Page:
User:Allison Murk/Notebook/Biology 210 at AU/2016/01/13
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Lab 6: Embryonic Development & Zebrafish Experiment, February 17th, 2016
Figure 1. Chart comparing embryonic development across species
We are testing the effects of epinephrine on the zebrafish. 24 zebrafish embryos were placed in 2mLs of the control, and 24 zebrafish embryos were placed in 2mLs of the epinephrine treatment. We hypothesize that if the zebrafish embryos are exposed to epinephrine, they will have a different behavioral pattern and increased heart rate.
Day 1: 24 hours old, 4-8 somites stage
Day 3: 11 of the control embryos were replaced and 1 of the experimental embryos was replaced -- all marked
Lab 5: Berlese Funnel Invertebrate Observations & Vertebrates, February 10th, 2016
Analyzing Invertebrate Samples from the Berlese Funnel
Figure 1. Description of 5 invertebrates observed
Vertebrates that would live in transect 2 are the American Robin, the Cardinal, the Mourning Dove, the Sparrow, and the Tree Squirrel.
American Robin - Chordata Aves Passeriformes Turdidae Turdus T. migratorius
Cardinal - Chordata Aves Passeriformes Cardinalidae Cardinalis C. Cardinalis
Mourning Dove - Chordata Aves Columbiformes Columbidae Zenaida Z. macroura
Sparrow - Chordata Aves Passeriformes Passeridae Passer P. domesticus
Tree Squirrel - Chordata Mammalia Rodentia Sciuridae Sciurini
All of these vertebrates would be attracted to the creek that runs through the transect fro water, as well as the tall trees, bushes, and general shubbery that birds and squirrels typically live in. In addition, there are other invertebrates such as worms that birds feed from and acorns from the trees for squirrels.
Figure 2. Proposed food web for transect 2
Lab 4: Transect 2 Plant & Fungi Observations, February 3rd, 2016
Collecting & Analyzing the Plant Samples
Transect 2 was flooded due to the rain, and the temperature was 48F. Five plant samples were collected around the transect.
Figure 1. Five plant samples collected from transect 2
Figure 2. Observed plant characteristics
Sporangia are important to fungi reproduction since they are where spores form.
Figure 3. Drawing of observed fungi
Lab 3: HIC Observations & Microorganism Observations, January 27th, 2016
Hay Infusion Culture Observations
After the second week the Hay Infusion Culture has continued to decay. The water level has lowered by about an inch, and the water appears clearer, however the top of the water is more crowded with debris. The smell continues to smell like death and decay, and the jar appears to have grown some mold. If the microorganisms in the water continue to breakdown the debris in the water, then the smell and appearance will continue to change. Archaea will not be present in the Hay Infusion or on the agar plates because the conditions are not extreme enough.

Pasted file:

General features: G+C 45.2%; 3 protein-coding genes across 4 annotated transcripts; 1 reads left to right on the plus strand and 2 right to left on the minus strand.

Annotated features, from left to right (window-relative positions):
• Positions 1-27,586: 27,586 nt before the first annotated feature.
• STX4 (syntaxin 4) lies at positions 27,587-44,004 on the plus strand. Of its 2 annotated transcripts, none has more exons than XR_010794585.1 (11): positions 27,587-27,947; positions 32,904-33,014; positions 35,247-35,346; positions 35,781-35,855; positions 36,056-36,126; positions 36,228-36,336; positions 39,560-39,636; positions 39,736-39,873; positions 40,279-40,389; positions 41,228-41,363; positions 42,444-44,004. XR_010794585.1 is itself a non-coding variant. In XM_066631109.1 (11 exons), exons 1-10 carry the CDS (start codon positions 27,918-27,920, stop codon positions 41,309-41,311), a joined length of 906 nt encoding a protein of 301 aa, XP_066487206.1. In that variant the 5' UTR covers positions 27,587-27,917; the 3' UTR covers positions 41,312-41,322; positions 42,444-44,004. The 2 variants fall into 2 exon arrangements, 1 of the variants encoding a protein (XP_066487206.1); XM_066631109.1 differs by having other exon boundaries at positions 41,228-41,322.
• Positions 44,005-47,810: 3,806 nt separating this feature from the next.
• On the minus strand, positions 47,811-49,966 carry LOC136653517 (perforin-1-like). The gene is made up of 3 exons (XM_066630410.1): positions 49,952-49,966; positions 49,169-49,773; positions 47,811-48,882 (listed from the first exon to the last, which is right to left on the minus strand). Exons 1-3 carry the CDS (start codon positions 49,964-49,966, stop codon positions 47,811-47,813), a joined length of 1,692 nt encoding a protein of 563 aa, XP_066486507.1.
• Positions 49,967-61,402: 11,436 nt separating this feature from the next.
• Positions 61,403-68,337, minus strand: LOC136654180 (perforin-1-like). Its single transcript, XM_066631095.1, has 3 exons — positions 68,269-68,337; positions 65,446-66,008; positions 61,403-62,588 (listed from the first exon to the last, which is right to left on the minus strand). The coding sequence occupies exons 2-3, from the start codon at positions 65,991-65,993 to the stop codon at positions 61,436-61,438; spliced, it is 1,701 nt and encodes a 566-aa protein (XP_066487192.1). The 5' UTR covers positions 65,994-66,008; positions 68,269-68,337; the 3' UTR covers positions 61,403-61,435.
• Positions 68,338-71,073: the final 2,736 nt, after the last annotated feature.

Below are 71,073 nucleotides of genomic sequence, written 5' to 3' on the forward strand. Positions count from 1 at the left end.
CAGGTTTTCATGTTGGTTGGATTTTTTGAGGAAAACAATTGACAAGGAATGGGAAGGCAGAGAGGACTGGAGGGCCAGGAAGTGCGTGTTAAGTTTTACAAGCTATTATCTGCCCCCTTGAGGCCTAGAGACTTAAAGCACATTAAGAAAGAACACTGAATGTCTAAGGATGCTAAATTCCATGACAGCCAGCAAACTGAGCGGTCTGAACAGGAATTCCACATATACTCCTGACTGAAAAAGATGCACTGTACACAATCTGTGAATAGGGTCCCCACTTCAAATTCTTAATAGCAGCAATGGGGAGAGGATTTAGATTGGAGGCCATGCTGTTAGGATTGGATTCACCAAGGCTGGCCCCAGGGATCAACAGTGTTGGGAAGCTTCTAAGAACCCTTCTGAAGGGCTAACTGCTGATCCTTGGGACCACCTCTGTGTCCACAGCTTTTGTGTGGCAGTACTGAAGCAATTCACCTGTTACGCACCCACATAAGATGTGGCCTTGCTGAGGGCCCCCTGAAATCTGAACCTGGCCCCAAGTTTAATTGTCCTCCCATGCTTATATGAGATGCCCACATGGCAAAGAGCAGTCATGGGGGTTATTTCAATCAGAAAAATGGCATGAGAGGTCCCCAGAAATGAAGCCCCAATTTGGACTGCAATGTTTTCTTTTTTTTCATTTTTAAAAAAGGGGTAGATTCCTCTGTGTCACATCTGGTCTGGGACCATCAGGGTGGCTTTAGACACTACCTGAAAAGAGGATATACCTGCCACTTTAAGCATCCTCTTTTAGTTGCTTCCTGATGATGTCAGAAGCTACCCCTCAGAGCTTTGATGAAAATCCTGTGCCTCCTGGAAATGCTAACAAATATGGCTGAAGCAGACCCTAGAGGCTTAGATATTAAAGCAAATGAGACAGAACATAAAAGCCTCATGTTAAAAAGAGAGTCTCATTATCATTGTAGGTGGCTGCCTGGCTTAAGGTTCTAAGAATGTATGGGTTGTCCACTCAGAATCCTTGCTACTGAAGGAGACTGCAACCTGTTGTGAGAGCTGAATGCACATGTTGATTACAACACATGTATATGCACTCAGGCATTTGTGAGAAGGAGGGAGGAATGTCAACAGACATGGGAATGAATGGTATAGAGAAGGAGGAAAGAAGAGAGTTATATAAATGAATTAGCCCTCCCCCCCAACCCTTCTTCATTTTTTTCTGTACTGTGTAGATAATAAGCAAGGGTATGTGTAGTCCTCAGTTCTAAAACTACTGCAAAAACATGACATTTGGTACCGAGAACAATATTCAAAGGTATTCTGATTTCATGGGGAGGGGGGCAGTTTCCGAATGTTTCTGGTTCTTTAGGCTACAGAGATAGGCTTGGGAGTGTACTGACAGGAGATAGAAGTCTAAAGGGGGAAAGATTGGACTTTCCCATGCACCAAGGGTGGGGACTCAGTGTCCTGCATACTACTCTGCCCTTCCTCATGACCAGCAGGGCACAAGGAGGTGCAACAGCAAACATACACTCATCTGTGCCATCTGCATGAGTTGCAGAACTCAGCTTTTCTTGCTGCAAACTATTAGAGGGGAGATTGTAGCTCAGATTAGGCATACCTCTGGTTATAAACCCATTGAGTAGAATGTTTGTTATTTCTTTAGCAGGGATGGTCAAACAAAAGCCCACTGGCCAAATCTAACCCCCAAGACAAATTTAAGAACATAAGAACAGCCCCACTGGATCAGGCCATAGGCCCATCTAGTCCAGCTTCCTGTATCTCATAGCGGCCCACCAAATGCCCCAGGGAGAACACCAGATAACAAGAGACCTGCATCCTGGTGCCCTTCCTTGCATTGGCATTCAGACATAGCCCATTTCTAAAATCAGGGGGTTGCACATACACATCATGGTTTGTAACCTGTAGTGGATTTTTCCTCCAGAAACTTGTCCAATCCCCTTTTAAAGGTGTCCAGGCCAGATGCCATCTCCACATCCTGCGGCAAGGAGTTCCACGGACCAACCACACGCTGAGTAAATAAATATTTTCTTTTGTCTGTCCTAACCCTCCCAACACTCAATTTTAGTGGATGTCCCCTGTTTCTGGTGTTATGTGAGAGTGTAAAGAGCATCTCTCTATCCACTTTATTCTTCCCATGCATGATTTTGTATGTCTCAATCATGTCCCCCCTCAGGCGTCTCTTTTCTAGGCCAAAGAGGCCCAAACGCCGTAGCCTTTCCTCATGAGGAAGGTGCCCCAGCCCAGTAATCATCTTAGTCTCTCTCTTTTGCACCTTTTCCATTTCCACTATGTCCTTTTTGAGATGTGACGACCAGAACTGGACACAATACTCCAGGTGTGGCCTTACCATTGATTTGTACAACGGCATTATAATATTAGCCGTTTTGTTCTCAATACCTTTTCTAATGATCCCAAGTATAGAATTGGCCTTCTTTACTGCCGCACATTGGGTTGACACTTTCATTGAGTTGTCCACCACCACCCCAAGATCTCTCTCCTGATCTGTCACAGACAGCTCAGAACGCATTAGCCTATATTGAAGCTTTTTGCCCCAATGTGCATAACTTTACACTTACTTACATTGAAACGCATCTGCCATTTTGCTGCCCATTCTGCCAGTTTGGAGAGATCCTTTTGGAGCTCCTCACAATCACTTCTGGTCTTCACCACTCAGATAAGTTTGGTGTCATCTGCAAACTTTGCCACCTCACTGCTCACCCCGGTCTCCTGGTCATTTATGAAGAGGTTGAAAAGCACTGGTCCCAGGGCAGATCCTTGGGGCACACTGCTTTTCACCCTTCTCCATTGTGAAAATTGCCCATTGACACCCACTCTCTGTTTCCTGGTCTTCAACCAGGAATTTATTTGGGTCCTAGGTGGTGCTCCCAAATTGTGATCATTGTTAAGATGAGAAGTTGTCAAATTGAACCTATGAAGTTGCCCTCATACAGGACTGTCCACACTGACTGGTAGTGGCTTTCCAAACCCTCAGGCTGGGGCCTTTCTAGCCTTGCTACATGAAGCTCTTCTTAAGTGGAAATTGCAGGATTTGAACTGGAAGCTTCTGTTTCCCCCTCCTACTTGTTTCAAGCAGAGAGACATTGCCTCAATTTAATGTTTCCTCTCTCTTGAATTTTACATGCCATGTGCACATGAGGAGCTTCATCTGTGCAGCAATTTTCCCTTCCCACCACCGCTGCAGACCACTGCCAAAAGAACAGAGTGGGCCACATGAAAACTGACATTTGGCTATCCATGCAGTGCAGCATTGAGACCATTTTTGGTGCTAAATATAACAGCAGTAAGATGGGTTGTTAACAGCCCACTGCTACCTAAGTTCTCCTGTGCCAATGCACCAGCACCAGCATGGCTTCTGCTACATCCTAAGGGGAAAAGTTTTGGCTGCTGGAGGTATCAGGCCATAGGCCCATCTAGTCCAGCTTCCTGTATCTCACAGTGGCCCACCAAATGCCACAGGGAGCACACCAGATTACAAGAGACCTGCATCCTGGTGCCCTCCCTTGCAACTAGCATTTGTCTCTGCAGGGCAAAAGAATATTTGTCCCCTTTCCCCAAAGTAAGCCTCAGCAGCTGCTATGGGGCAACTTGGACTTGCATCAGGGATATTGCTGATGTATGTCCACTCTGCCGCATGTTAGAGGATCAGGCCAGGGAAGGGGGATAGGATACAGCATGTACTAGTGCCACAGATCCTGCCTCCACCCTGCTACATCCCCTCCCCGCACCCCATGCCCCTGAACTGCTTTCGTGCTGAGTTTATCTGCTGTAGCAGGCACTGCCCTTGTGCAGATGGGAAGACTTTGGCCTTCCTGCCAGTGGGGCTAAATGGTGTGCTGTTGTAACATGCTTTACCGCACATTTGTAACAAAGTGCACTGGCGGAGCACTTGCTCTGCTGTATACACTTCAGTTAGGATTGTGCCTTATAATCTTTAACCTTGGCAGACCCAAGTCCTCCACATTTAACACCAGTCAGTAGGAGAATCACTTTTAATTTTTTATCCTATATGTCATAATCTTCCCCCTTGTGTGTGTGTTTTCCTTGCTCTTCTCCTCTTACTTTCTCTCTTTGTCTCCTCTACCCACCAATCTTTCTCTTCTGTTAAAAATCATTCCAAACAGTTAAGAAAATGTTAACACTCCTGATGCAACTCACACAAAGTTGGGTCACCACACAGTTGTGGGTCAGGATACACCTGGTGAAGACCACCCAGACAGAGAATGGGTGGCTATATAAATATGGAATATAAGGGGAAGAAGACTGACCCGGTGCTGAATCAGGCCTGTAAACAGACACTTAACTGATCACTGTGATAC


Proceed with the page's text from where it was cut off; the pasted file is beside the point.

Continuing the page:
Figure 1. Table showing amount of bacterial colonies
Figure 2. Observations from the four sampled bacterial colonies
Figure 3. Sampled bacterial colony drawings at 40x magnification
Chopra, I., & Roberts, M. (2001). "Tetracycline Antibiotics: Mode of Action, Applications, Molecular Biology, and Epidemiology of Bacterial Resistance." Microbiology and Molecular Biology Reviews, 65(2), 232–260. http://doi.org/10.1128/MMBR.65.2.232-260.2001
Lab 2: Hay Infusion Culture Observations & Serial Dilutions, January 20th, 2016
Hay Infusion Culture Observations
After 1 week the Hay Infusion appeared relatively the same as the first week with the exception of a thin film coating the top of the water and some possible mold growth. The water was murky and filled with the debris from last week. Despite the lack of difference in appearance, the smell drastically changed. The Hay Infusion had the smell of rot and extreme bacterial growth. If the Hay Infusion were to be left for two more months, I would expect more growth, but selective factors such as the amount of nutrients would start to become more apparent.
Figure 1. Drawings of protists observed from the Hay Infusion Culture
Paramecium meet all the requirements of life for energy, cells, information, replication, and evolution. Paramecium obtain energy from dead plant matter. They are also single-celled organisms with macronuclei for processes such as digestion and protein synthesis. Paramecium have genetic information that is conserved after replication by binary fission or sexually by conjugation which is an evolution to sexual dimorphism.
Figure 2. Diagram of serial dilution concentrations
Lab 1: Examining a Transect at AU, January 13th, 2016
Purpose: The purpose of this lab was to observe a 20 x 20 ft transect on AU's campus, and to collect samples from the transect to be used in a Hay Infusion. Our hypothesis for the Hay Infusion is that there will be organism growth.
Figure 1. Aerial Drawing of transect 2.
Figure 2. Panoramic view of transect 2.
Figure 3. Picture of water area of transect 2.